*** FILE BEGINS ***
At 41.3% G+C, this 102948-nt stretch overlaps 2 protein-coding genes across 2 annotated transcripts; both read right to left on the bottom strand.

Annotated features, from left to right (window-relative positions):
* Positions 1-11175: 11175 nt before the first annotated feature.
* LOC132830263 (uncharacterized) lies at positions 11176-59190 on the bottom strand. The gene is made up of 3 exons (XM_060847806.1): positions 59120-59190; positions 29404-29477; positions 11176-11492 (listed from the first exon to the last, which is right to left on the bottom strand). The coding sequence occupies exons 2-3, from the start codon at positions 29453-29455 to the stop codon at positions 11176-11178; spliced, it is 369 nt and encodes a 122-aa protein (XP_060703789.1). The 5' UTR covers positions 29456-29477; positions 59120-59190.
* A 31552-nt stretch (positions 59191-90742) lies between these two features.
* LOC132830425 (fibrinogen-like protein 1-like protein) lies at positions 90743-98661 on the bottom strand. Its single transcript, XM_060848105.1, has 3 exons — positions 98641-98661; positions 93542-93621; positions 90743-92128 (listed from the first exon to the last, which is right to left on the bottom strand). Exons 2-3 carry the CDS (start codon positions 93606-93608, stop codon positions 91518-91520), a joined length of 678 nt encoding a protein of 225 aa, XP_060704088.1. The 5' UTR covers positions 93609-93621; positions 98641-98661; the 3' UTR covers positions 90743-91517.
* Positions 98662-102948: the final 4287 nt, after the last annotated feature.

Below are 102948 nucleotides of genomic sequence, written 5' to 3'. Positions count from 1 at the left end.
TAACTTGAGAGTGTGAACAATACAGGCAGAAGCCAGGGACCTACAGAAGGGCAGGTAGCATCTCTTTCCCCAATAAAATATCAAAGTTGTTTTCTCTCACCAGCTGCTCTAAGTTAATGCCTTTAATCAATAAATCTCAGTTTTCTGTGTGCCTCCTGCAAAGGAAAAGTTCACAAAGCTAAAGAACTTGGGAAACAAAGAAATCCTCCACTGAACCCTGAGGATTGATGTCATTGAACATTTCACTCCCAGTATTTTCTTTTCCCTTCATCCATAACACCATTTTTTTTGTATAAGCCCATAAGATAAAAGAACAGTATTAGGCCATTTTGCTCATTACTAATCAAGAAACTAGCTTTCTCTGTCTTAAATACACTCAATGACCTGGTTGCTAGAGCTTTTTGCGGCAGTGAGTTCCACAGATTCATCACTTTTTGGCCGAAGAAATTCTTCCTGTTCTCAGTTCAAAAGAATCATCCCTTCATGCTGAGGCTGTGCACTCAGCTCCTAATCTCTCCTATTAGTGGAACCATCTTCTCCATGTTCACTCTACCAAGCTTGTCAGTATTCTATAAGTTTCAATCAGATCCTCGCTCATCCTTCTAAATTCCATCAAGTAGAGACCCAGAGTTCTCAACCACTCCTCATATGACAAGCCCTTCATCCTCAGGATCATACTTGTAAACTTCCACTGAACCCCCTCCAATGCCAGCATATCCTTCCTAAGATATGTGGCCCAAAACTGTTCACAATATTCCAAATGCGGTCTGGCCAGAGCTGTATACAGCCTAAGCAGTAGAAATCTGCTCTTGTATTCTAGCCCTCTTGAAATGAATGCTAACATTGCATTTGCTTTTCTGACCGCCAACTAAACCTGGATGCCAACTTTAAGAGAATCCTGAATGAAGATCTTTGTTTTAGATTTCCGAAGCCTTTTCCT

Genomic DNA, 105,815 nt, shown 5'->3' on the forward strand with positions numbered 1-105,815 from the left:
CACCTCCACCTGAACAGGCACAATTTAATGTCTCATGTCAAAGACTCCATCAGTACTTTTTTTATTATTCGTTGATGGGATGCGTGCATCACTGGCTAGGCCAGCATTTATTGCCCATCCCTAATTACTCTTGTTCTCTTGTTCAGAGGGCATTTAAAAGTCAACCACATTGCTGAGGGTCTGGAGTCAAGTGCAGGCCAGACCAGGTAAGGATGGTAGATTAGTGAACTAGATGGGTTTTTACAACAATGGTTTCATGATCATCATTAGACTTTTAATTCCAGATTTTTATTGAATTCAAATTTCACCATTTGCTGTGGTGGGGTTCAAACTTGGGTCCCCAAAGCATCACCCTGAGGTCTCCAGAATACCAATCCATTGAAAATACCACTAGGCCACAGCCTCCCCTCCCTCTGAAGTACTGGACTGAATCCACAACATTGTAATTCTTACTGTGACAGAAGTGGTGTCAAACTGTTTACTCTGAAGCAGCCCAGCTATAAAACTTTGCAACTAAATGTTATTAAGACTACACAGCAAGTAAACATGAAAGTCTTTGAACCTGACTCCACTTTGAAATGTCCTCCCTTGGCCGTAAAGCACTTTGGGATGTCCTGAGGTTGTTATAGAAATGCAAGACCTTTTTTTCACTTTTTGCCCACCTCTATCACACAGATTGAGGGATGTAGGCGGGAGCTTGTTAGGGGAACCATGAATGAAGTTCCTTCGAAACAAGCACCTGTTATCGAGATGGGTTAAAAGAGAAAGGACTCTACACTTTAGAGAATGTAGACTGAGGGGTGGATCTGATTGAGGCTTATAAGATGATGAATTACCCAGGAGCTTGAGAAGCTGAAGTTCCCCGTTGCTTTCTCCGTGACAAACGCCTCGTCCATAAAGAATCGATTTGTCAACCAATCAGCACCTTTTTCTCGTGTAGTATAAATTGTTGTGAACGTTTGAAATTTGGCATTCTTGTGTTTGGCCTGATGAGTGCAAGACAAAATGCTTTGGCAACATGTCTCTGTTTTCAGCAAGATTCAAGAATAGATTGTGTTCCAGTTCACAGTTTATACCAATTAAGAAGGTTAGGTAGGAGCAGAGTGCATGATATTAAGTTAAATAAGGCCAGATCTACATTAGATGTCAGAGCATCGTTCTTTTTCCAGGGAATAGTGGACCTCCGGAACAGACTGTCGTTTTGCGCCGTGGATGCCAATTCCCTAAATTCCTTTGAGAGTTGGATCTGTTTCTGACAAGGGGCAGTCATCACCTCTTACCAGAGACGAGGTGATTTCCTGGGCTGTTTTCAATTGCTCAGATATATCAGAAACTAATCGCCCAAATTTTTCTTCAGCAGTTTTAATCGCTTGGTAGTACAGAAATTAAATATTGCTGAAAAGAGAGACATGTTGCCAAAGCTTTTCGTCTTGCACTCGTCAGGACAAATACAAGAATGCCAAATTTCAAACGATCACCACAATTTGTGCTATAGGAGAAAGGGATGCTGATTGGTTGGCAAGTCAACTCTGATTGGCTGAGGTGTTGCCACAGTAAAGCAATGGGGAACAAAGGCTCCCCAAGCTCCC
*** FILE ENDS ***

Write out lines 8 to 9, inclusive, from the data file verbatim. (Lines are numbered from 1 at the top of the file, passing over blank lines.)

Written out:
Below are 102948 nucleotides of genomic sequence, written 5' to 3'. Positions count from 1 at the left end.
TAACTTGAGAGTGTGAACAATACAGGCAGAAGCCAGGGACCTACAGAAGGGCAGGTAGCATCTCTTTCCCCAATAAAATATCAAAGTTGTTTTCTCTCACCAGCTGCTCTAAGTTAATGCCTTTAATCAATAAATCTCAGTTTTCTGTGTGCCTCCTGCAAAGGAAAAGTTCACAAAGCTAAAGAACTTGGGAAACAAAGAAATCCTCCACTGAACCCTGAGGATTGATGTCATTGAACATTTCACTCCCAGTATTTTCTTTTCCCTTCATCCATAACACCATTTTTTTTGTATAAGCCCATAAGATAAAAGAACAGTATTAGGCCATTTTGCTCATTACTAATCAAGAAACTAGCTTTCTCTGTCTTAAATACACTCAATGACCTGGTTGCTAGAGCTTTTTGCGGCAGTGAGTTCCACAGATTCATCACTTTTTGGCCGAAGAAATTCTTCCTGTTCTCAGTTCAAAAGAATCATCCCTTCATGCTGAGGCTGTGCACTCAGCTCCTAATCTCTCCTATTAGTGGAACCATCTTCTCCATGTTCACTCTACCAAGCTTGTCAGTATTCTATAAGTTTCAATCAGATCCTCGCTCATCCTTCTAAATTCCATCAAGTAGAGACCCAGAGTTCTCAACCACTCCTCATATGACAAGCCCTTCATCCTCAGGATCATACTTGTAAACTTCCACTGAACCCCCTCCAATGCCAGCATATCCTTCCTAAGATATGTGGCCCAAAACTGTTCACAATATTCCAAATGCGGTCTGGCCAGAGCTGTATACAGCCTAAGCAGTAGAAATCTGCTCTTGTATTCTAGCCCTCTTGAAATGAATGCTAACATTGCATTTGCTTTTCTGACCGCCAACTAAACCTGGATGCCAACTTTAAGAGAATCCTGAATGAAGATCTTTGTTTTAGATTTCCGAAGCCTTTTCCT